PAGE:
One human plague case was reported in Oregon in September 2010 and another in New Mexico in May 2011. Misidentification of Yersinia pestis by automated identification systems contributed to delayed diagnoses for both cases.

  1. Histopatologia da infecção por Yersinia pestis em roedores de focos de peste do Nordeste brasileiro Histopathology of Yersinia pestis infection in rodents from plague foci of Brazilian Northeast

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    Eridan M. Coutinho

    1982-06-01

    foreign strains of Yersinia pestis have been studied. All the rodents, except the group of cavidae, had a bubosepticemic plague. From all the lesions described, liver multifocal coagulative necrosis, diffuse acute interstitial pneumonia and lymphoid atrophy of the spleen were the most frequent and so can be considered, for practical purposes, as histological indicators of plague infection, although they are not exclusively found in plague. The variety and intensiveness of lesions found in Zigodontomys L. pixuna, may explain the high mortality of this species of rodents, making easier the dissemination of plague in the natural foci of northeast Brazil. Similar histological lesions were detected in cricetidae and muridae. The resistance of cavidae to plague infection has become evident, since they survived to the acute phase of infection and developped an intensive histiocytic granulomatous reaction surrounding necrotic areas (abscesses. It is suggested thad these chronic lesions may harbour virulent bacilli and so explain periodic plague infection in local fleas, leading to reactivation of epizootics.

  2. Single-Nucleotide Polymorphisms Reveal Spatial Diversity Among Clones of Yersinia pestis During Plague Outbreaks in Colorado and the Western United States.

    Science.gov (United States)

    Lowell, Jennifer L; Antolin, Michael F; Andersen, Gary L; Hu, Ping; Stokowski, Renee P; Gage, Kenneth L

    2015-05-01

    In western North America, plague epizootics caused by Yersinia pestis appear to sweep across landscapes, primarily infecting and killing rodents, especially ground squirrels and prairie dogs. During these epizootics, the risk of Y. pestis transmission to humans is highest. While empirical models that include climatic conditions and densities of rodent hosts and fleas can predict when epizootics are triggered, bacterial transmission patterns across landscapes, and the scale at which Y. pestis is maintained in nature during inter-epizootic periods, are poorly defined. Elucidating the spatial extent of Y. pestis clones during epizootics can determine whether bacteria are propagated across landscapes or arise independently from local inter-epizootic maintenance reservoirs. We used DNA microarray technology to identify single-nucleotide polymorphisms (SNPs) in 34 Y. pestis isolates collected in the western United States from 1980 to 2006, 21 of which were collected during plague epizootics in Colorado. Phylogenetic comparisons were used to elucidate the hypothesized spread of Y. pestis between the mountainous Front Range and the eastern plains of northern Colorado during epizootics. Isolates collected from across the western United States were included for regional comparisons. By identifying SNPs that mark individual clones, our results strongly suggest that Y. pestis is maintained locally and that widespread epizootic activity is caused by multiple clones arising independently at small geographic scales. This is in contrast to propagation of individual clones being transported widely across landscapes. Regionally, our data are consistent with the notion that Y. pestis diversifies at relatively local scales following long-range translocation events. We recommend that surveillance and prediction by public health and wildlife management professionals focus more on models of local or regional weather patterns and ecological factors that may increase risk of widespread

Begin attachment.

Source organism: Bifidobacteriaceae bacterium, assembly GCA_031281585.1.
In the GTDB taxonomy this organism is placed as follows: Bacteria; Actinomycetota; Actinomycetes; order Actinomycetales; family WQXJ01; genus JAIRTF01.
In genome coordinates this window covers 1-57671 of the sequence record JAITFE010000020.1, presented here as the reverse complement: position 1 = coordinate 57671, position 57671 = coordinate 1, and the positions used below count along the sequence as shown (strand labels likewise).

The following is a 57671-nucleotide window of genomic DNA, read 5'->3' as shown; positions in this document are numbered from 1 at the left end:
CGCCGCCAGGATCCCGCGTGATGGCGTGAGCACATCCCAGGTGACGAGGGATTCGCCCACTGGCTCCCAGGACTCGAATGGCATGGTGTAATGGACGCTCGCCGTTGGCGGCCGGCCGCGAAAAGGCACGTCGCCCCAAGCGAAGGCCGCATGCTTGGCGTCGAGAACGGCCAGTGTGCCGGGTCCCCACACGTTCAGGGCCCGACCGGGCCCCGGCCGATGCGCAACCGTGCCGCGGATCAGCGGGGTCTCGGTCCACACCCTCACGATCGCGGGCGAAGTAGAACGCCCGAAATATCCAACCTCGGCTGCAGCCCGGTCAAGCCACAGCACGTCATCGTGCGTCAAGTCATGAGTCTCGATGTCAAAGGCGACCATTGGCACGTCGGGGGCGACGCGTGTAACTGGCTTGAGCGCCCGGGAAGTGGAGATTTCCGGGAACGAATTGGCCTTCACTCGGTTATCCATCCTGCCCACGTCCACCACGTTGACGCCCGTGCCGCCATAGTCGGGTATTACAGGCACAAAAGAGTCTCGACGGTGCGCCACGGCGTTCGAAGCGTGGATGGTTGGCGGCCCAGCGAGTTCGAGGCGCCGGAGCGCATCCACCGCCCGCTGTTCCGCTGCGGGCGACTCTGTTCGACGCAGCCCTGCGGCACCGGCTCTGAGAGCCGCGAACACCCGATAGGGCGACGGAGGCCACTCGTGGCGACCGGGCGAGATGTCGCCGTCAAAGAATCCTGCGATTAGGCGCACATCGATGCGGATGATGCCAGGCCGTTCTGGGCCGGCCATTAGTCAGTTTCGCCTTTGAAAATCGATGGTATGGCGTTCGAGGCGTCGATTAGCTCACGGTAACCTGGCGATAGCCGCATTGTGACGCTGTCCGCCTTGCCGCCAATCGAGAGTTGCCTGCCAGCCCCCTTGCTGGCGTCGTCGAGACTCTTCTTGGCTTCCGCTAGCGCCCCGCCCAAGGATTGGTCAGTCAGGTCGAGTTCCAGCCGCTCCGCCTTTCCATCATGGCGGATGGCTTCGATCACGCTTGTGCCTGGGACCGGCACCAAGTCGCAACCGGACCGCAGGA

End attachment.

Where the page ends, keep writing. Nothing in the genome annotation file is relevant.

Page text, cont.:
3. Distinct CCR2(+) Gr1(+) cells control growth of the Yersinia pestis ΔyopM mutant in liver and spleen during systemic plague.

    Science.gov (United States)

    Ye, Zhan; Uittenbogaard, Annette M; Cohen, Donald A; Kaplan, Alan M; Ambati, Jayakrishna; Straley, Susan C

    2011-02-01

    We are using a systemic plague model to identify the cells and pathways that are undermined by the virulence protein YopM of the plague bacterium Yersinia pestis. In this study, we pursued previous findings that Gr1(+) cells are required to selectively limit growth of ΔyopM Y. pestis and that CD11b(+) cells other than polymorphonuclear leukocytes (PMNs) are selectively lost in spleens infected with parent Y. pestis. When PMNs were ablated from mice, ΔyopM Y. pestis grew as well as the parent strain in liver but not in spleen, showing that these cells are critical for controlling growth of the mutant in liver but not spleen. In mice lacking expression of the chemokine receptor CCR2, wild-type growth was restored to ΔyopM Y. pestis in both organs. In spleen, the Gr1(+) cells differentially recruited by parent and ΔyopM Y. pestis infections were CCR2(+) Gr1(+) CD11b(+) CD11c(Lo-Int) MAC3(+) iNOS(+) (inducible nitric oxide synthase-positive) inflammatory dendritic cells (iDCs), and their recruitment to spleen from blood was blocked when YopM was present in the infecting strain. Consistent with influx of iDCs being affected by YopM in spleen, the growth defect of the ΔyopM mutant was relieved by the parent Y. pestis strain in a coinfection assay in which the parent strain could affect the fate of the mutant in trans. In a mouse model of bubonic plague, CCR2 also was shown to be required for ΔyopM Y. pestis to show wild-type growth in skin. The data imply that YopM's pathogenic effect indirectly undermines signaling through CCR2. We propose a model for how YopM exerts its different effects in liver and spleen.